A History of Science
Tome I
Tome II
Tome III Tome IV

Book 2, chapter VII
From Paracelsus to Harvey
In the year 1526 there appeared a new lecturer on the platform at the University at Basel - a small, beardless, effeminate-looking person - who had already inflamed all Christendom with his peculiar philosophy, his revolutionary methods of treating diseases, and his unparalleled success in curing them. A man who was to be remembered in after-time by some as the father of modern chemistry and the founder of modern medicine; by others as madman, charlatan, impostor; and by still others as a combination of all these. This soft-cheeked, effeminate, woman-hating man, whose very sex has been questioned, was Theophrastus von Hohenheim, better known as Paracelsus (1493-1541).

To appreciate his work, something must be known of the life of the man. He was born near Maria-Einsiedeln, in Switzerland, the son of a poor physician of the place. He began the study of medicine under the instruction of his father, and later on came under the instruction of several learned churchmen. At the age of sixteen he entered the University of Basel, but, soon becoming disgusted with the philosophical teachings of the time, he quitted the scholarly world of dogmas and theories and went to live among the miners in the Tyrol, in order that he might study nature and men at first hand. Ordinary methods of study were thrown aside, and he devoted his time to personal observation - the only true means of gaining useful knowledge, as he preached and practised ever after. Here he became familiar with the art of mining, learned the physical properties of minerals, ores, and metals, and acquired some knowledge of mineral waters. More important still, he came in contact with such diseases, wounds, and injuries as miners are subject to, and he tried his hand at the practical treatment of these conditions, untrammelled by the traditions of a profession in which his training had been so scant.

Having acquired some empirical skill in treating diseases, Paracelsus set out wandering from place to place all over Europe, gathering practical information as he went, and learning more and more of the medicinal virtues of plants and minerals. His wanderings covered a period of about ten years, at the end of which time he returned to Basel, where he was soon invited to give a course of lectures in the university.

These lectures were revolutionary in two respects - they were given in German instead of time-honored Latin, and they were based upon personal experience rather than upon the works of such writers as Galen and Avicenna. Indeed, the iconoclastic teacher spoke with open disparagement of these revered masters, and openly upbraided his fellow-practitioners for following their tenets. Naturally such teaching raised a storm of opposition among the older physicians, but for a time the unparalleled success of Paracelsus in curing diseases more than offset his unpopularity. Gradually, however, his bitter tongue and his coarse personality rendered him so unpopular, even among his patients, that, finally, his liberty and life being jeopardized, he was obliged to flee from Basel, and became a wanderer. He lived for brief periods in Colmar, Nuremberg, Appenzell, Zurich, Pfeffers, Augsburg, and several other cities, until finally at Salzburg his eventful life came to a close in 1541. His enemies said that he had died in a tavern from the effects of a protracted debauch; his supporters maintained that he had been murdered at the instigation of rival physicians and apothecaries.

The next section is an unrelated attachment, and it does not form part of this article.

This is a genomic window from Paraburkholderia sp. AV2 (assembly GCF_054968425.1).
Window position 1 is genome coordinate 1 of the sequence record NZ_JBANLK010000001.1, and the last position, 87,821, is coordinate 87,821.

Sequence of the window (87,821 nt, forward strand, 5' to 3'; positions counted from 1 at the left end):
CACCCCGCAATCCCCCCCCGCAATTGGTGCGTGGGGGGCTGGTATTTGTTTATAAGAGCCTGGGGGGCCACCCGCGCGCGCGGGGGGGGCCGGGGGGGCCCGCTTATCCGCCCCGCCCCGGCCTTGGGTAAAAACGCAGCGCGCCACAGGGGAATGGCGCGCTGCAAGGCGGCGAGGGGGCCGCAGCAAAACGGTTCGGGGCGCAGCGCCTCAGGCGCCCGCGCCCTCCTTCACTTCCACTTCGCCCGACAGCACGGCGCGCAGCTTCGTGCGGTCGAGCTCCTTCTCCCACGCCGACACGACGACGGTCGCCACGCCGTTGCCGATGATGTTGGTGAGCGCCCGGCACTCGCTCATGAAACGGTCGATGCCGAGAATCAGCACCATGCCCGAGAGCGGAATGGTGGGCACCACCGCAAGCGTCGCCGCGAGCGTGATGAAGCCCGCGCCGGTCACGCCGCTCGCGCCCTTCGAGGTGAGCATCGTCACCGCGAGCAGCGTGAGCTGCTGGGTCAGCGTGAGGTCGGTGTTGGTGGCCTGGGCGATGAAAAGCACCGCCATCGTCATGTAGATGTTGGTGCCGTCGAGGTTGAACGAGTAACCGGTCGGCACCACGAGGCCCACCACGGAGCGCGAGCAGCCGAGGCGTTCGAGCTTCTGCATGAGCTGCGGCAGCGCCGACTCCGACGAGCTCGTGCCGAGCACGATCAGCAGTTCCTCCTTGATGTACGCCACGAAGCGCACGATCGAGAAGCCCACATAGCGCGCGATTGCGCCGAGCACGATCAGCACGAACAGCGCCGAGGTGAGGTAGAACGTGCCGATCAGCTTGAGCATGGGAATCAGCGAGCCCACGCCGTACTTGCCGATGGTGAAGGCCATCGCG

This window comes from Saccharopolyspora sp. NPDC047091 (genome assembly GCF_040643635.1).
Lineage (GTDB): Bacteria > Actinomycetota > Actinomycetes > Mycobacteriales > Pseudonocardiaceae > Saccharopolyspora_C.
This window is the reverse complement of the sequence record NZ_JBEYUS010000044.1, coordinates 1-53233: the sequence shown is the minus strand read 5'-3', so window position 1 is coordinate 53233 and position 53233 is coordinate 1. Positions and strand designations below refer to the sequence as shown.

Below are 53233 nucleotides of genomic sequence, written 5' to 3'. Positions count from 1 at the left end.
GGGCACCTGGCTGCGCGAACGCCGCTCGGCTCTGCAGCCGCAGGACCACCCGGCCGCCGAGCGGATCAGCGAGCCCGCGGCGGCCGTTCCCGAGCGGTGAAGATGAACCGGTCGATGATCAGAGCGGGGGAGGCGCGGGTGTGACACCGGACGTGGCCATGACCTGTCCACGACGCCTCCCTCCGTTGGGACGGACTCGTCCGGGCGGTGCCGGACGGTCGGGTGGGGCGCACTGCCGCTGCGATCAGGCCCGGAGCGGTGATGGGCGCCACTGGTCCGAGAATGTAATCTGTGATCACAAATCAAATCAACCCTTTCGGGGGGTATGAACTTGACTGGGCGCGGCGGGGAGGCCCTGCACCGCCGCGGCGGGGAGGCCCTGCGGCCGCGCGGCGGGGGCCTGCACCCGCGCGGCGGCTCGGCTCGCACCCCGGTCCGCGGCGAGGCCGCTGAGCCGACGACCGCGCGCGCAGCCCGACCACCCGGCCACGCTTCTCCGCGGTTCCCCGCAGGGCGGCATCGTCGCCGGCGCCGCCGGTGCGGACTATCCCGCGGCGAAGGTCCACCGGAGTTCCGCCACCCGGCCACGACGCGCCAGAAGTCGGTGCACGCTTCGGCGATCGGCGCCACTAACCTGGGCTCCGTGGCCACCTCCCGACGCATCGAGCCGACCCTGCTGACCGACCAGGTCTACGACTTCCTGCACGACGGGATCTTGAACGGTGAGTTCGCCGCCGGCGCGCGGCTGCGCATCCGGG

But the effects of his teachings had taken firm root, and continued to spread after his death. He had shown the fallibility of many of the teachings of the hitherto standard methods of treating diseases, and had demonstrated the advantages of independent reasoning based on observation. In his Magicum he gives his reasons for breaking with tradition. "I did," he says, "embrace at the beginning these doctrines, as my adversaries (followers of Galen) have done, but since I saw that from their procedures nothing resulted but death, murder, stranglings, anchylosed limbs, paralysis, and so forth, that they held most diseases incurable. . . . therefore have I quitted this wretched art, and sought for truth in any other direction. I asked myself if there were no such thing as a teacher in medicine, where could I learn this art best? Nowhere better than the open book of nature, written with God's own finger." We shall see, however, that this "book of nature" taught Paracelsus some very strange lessons. Modesty was not one of these. "Now at this time," he declares, "I, Theophrastus Paracelsus, Bombast, Monarch of the Arcana, was endowed by God with special gifts for this end, that every searcher after this supreme philosopher's work may be forced to imitate and to follow me, be he Italian, Pole, Gaul, German, or whatsoever or whosoever he be. Come hither after me, all ye philosophers, astronomers, and spagirists. . . . I will show and open to you ... this corporeal regeneration."[1]

Paracelsus based his medical teachings on four "pillars" - philosophy, astronomy, alchemy, and virtue of the physician - a strange-enough equipment surely, and yet, properly interpreted, not quite so anomalous as it seems at first blush. Philosophy was the "gate of medicine," whereby the physician entered rightly upon the true course of learning; astronomy, the study of the stars, was all-important because "they (the stars) caused disease by their exhalations, as, for instance, the sun by excessive heat"; alchemy, as he interpreted it, meant the improvement of natural substances for man's benefit; while virtue in the physician was necessary since "only the virtuous are permitted to penetrate into the innermost nature of man and the universe."